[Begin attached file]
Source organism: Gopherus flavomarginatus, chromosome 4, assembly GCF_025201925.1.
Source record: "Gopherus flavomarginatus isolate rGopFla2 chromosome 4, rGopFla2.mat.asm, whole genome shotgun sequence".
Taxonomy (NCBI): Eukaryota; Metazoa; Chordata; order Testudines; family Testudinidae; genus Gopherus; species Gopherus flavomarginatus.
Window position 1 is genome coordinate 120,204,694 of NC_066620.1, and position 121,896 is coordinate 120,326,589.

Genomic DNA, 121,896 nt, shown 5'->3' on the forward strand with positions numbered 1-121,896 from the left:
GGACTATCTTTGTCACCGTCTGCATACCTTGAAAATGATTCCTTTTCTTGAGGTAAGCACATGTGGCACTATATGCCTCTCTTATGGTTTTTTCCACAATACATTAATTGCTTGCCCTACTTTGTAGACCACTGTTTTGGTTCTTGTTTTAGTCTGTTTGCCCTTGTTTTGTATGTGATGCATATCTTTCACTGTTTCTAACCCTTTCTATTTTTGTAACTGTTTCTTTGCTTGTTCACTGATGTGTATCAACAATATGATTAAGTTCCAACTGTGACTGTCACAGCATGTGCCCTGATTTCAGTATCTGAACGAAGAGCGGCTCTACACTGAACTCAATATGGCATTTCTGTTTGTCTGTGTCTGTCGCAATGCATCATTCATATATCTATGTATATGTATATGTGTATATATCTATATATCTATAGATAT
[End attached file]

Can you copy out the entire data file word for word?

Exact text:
Source organism: Gopherus flavomarginatus, chromosome 4, assembly GCF_025201925.1.
Source record: "Gopherus flavomarginatus isolate rGopFla2 chromosome 4, rGopFla2.mat.asm, whole genome shotgun sequence".
Taxonomy (NCBI): Eukaryota; Metazoa; Chordata; order Testudines; family Testudinidae; genus Gopherus; species Gopherus flavomarginatus.
Window position 1 is genome coordinate 120,204,694 of NC_066620.1, and position 121,896 is coordinate 120,326,589.

Genomic DNA, 121,896 nt, shown 5'->3' on the forward strand with positions numbered 1-121,896 from the left:
GGACTATCTTTGTCACCGTCTGCATACCTTGAAAATGATTCCTTTTCTTGAGGTAAGCACATGTGGCACTATATGCCTCTCTTATGGTTTTTTCCACAATACATTAATTGCTTGCCCTACTTTGTAGACCACTGTTTTGGTTCTTGTTTTAGTCTGTTTGCCCTTGTTTTGTATGTGATGCATATCTTTCACTGTTTCTAACCCTTTCTATTTTTGTAACTGTTTCTTTGCTTGTTCACTGATGTGTATCAACAATATGATTAAGTTCCAACTGTGACTGTCACAGCATGTGCCCTGATTTCAGTATCTGAACGAAGAGCGGCTCTACACTGAACTCAATATGGCATTTCTGTTTGTCTGTGTCTGTCGCAATGCATCATTCATATATCTATGTATATGTATATGTGTATATATCTATATATCTATAGATAT